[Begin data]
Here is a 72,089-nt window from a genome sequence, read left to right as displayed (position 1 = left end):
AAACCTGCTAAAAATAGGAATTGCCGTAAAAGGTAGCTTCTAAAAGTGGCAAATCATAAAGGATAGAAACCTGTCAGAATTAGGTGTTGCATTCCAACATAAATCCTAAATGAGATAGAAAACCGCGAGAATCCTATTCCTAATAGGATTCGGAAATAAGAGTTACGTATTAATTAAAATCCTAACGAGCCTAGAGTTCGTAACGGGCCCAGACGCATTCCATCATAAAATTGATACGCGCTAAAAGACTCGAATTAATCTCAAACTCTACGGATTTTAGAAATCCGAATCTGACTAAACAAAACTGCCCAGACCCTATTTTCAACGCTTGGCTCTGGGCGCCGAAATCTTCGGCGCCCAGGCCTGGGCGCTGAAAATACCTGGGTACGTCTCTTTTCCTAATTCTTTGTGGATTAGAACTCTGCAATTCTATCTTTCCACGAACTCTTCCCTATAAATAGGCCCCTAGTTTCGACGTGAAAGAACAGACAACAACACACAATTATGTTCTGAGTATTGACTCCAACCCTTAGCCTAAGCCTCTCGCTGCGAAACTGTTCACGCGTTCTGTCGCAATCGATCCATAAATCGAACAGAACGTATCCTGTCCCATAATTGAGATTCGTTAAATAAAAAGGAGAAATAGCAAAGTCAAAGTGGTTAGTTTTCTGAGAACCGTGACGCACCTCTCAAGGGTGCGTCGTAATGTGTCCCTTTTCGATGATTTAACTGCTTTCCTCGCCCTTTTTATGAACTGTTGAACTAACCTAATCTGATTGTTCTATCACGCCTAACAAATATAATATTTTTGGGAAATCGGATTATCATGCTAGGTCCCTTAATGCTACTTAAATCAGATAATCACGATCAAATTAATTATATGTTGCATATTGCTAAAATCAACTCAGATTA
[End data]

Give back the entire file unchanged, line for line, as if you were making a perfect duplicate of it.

Here is a 72,089-nt window from a genome sequence, read left to right as displayed (position 1 = left end):
AAACCTGCTAAAAATAGGAATTGCCGTAAAAGGTAGCTTCTAAAAGTGGCAAATCATAAAGGATAGAAACCTGTCAGAATTAGGTGTTGCATTCCAACATAAATCCTAAATGAGATAGAAAACCGCGAGAATCCTATTCCTAATAGGATTCGGAAATAAGAGTTACGTATTAATTAAAATCCTAACGAGCCTAGAGTTCGTAACGGGCCCAGACGCATTCCATCATAAAATTGATACGCGCTAAAAGACTCGAATTAATCTCAAACTCTACGGATTTTAGAAATCCGAATCTGACTAAACAAAACTGCCCAGACCCTATTTTCAACGCTTGGCTCTGGGCGCCGAAATCTTCGGCGCCCAGGCCTGGGCGCTGAAAATACCTGGGTACGTCTCTTTTCCTAATTCTTTGTGGATTAGAACTCTGCAATTCTATCTTTCCACGAACTCTTCCCTATAAATAGGCCCCTAGTTTCGACGTGAAAGAACAGACAACAACACACAATTATGTTCTGAGTATTGACTCCAACCCTTAGCCTAAGCCTCTCGCTGCGAAACTGTTCACGCGTTCTGTCGCAATCGATCCATAAATCGAACAGAACGTATCCTGTCCCATAATTGAGATTCGTTAAATAAAAAGGAGAAATAGCAAAGTCAAAGTGGTTAGTTTTCTGAGAACCGTGACGCACCTCTCAAGGGTGCGTCGTAATGTGTCCCTTTTCGATGATTTAACTGCTTTCCTCGCCCTTTTTATGAACTGTTGAACTAACCTAATCTGATTGTTCTATCACGCCTAACAAATATAATATTTTTGGGAAATCGGATTATCATGCTAGGTCCCTTAATGCTACTTAAATCAGATAATCACGATCAAATTAATTATATGTTGCATATTGCTAAAATCAACTCAGATTA